Full of timeless wisdom, Freeing the Heart and Mind contains, in addition to this introduction, an explanation of the teaching Matchless Compassion by the Indian saint Virupa, and a selection of commentaries on the essential teaching called Parting from the Four Attachments. Developed as the first volume in a course of study for students of the Sakya tradition, it nonetheless stands alone as an excellent entry into the teachings of the Buddha.
Freeing the Heart and Mind includes a full-color photo insert of Sakya lineage masters.
From the Trade Paperback edition.
Steps on the Path to Enlightenment: A Commentary on Tsongkhapa's Lamrim Chenmo, Volume 3: The Way of the Bodhisattva
It begins with an explanation of what distinguishes the Mahayana practitioner from other Buddhists and goes on to describe the nature of bodhichitta. Geshe Sopa then provides a detailed commentary on the two methods to develop this awakening attitude: the techniques of sevenfold cause-and-effect and exchanging self and other.
While bodhichitta's significance in Mahayana Buddhism is universally known, Geshe Sopa illustrates how bodhichitta can motivate a devoted practitioner toward complete enlightenment and how this is accomplished through the performance of the bodhisattva perfections. Whether engaged in a scholarly study or personal practice of the Lamrim Chenmo, Geshe Sopa's guiding voice leads readers to a deeper understanding and appreciation of the bodhisattva way.
"Written for both Tibetan and Western readers, Opening the Eye of New Awareness is the Dalai Lama's first religious work. It is not an edited transcript of public lectures, but is His Holliness' own summation of Buddhist doctrine and practice. Completed in 1963, just four years after his escape from Tibet and four years after completing his religious education, it is a work of consummate scholarship by a twenty-seven year-old geshe, wise beyond his years. Nowhere in his many subsequent works does one find a more clear and concise exposition of the essentials of Buddhist thought. Indeed, all of His Holinesss's many publications are in some sense commentaries on this first book."
Steps on the Path to Enlightenment: A Commentary on Tsongkhapa's Lamrim Chenmo, Volume 1: The Foundation Practices
This landmark commentary on what is perhaps the most elegant Tibetan presentation of the Buddhist path offers a detailed overview of Buddhist philosophy, especially invaluable to those wanting to enact the wisdom of the Buddha in their lives.
In the Lamrim Chenmo, Tsongkhapa explains the path in terms of the three levels of practitioners: those of small capacity who seek happiness in future lives, those of medium capacity who seek liberation from the cycle of suffering, and those of great capacity who seek full enlightenment in order to benefit all beings. This volume covers the topics common to the first level: Tsongkhapa's explanations of the role of the teacher, his exhortation to take the essence of human existence, the contemplation of death and future lives, and going for the refuge.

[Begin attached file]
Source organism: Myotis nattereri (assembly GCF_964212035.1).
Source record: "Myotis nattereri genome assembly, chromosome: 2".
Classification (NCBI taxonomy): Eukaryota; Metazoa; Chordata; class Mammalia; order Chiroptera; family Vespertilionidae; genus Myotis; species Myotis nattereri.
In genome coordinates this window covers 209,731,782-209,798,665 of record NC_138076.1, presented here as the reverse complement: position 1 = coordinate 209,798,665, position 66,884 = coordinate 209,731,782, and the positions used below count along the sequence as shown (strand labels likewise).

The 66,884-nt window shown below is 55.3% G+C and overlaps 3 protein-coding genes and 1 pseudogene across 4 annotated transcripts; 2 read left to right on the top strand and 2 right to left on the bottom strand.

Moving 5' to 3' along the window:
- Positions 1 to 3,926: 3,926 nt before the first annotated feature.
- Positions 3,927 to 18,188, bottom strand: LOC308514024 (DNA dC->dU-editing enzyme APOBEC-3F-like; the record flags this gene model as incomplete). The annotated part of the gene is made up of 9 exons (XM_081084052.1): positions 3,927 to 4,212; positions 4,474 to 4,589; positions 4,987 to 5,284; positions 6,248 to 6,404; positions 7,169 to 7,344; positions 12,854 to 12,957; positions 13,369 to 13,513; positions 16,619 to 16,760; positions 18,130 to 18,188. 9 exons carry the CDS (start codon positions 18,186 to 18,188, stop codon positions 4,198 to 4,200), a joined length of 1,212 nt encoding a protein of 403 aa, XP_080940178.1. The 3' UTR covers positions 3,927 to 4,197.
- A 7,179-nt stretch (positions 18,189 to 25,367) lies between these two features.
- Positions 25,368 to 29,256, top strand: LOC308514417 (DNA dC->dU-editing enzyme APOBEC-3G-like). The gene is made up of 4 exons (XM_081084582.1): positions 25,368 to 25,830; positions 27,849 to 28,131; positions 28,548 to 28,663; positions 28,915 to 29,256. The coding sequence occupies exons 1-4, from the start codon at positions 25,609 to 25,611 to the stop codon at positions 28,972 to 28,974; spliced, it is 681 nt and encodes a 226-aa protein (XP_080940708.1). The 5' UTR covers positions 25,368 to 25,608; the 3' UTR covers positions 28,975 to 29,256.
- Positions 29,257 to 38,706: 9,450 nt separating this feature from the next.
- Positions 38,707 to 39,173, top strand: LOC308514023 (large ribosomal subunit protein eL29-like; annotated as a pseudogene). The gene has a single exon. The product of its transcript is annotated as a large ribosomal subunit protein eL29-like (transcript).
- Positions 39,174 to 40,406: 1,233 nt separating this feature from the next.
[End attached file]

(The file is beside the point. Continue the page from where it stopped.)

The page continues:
Given his vast knowledge and his experience in both Tibetan and Western contexts, Geshe Sopa is the ideal commentator of this work for the modern student of Tibetan Buddhism.
What would be the practical implications of caring more about others than about yourself? This is the radical theme of this extraordinary set of instructions, a training manual composed in the fourteenth century by the Buddhist hermit Ngulchu Thogme, here explained in detail by one of the great Tibetan Buddhist masters of the twentieth century, Dilgo Khyentse.
In the Mahayana tradition, those who have the courage to undertake the profound change of attitude required to develop true compassion are called bodhisattvas. Their great resolve—to consider others’ needs as paramount, and thus to attain enlightenment for the sake of all living creatures—carries them beyond the limits imposed by the illusions of “I” and “mine,” culminating in the direct realization of reality, transcending dualistic notions of self and other.
This classic text presents ways that we can work with our own hearts and minds, starting wherever we find ourselves now, to unravel our small-minded preoccupations and discover our own potential for compassion, love, and wisdom. Many generations of Buddhist practitioners have been inspired by these teachings, and the great masters of all traditions have written numerous commentaries. Dilgo Khyentse’s commentary is probably his most extensive recorded teaching on Mahayana practice.
In a voice both sweet and potent, The Essential Nectar reveals the essence of the path to enlightenment.
It can be hard for those of us living in the twenty-first century to see how fourteenth-century Buddhist teachings still apply. When you’re trying to figure out which cell phone plan to buy or brooding about something someone wrote about you on Facebook, lines like “While the enemy of your own anger is unsubdued, though you conquer external foes, they will only increase” can seem a little obscure.
Thubten Chodron’s illuminating explication of Togmay Zangpo’s revered text, The Thirty-seven Practices of Bodhisattvas, doesn’t just explain its profound meaning; in dozens of passages she lets her students and colleagues share first-person stories of the ways that its teachings have changed their lives. Some bear witness to dramatic transformations—making friends with an enemy prisoner-of-war, finding peace after the murder of a loved one—while others tell of smaller lessons, like waiting for something to happen or coping with a minor injury.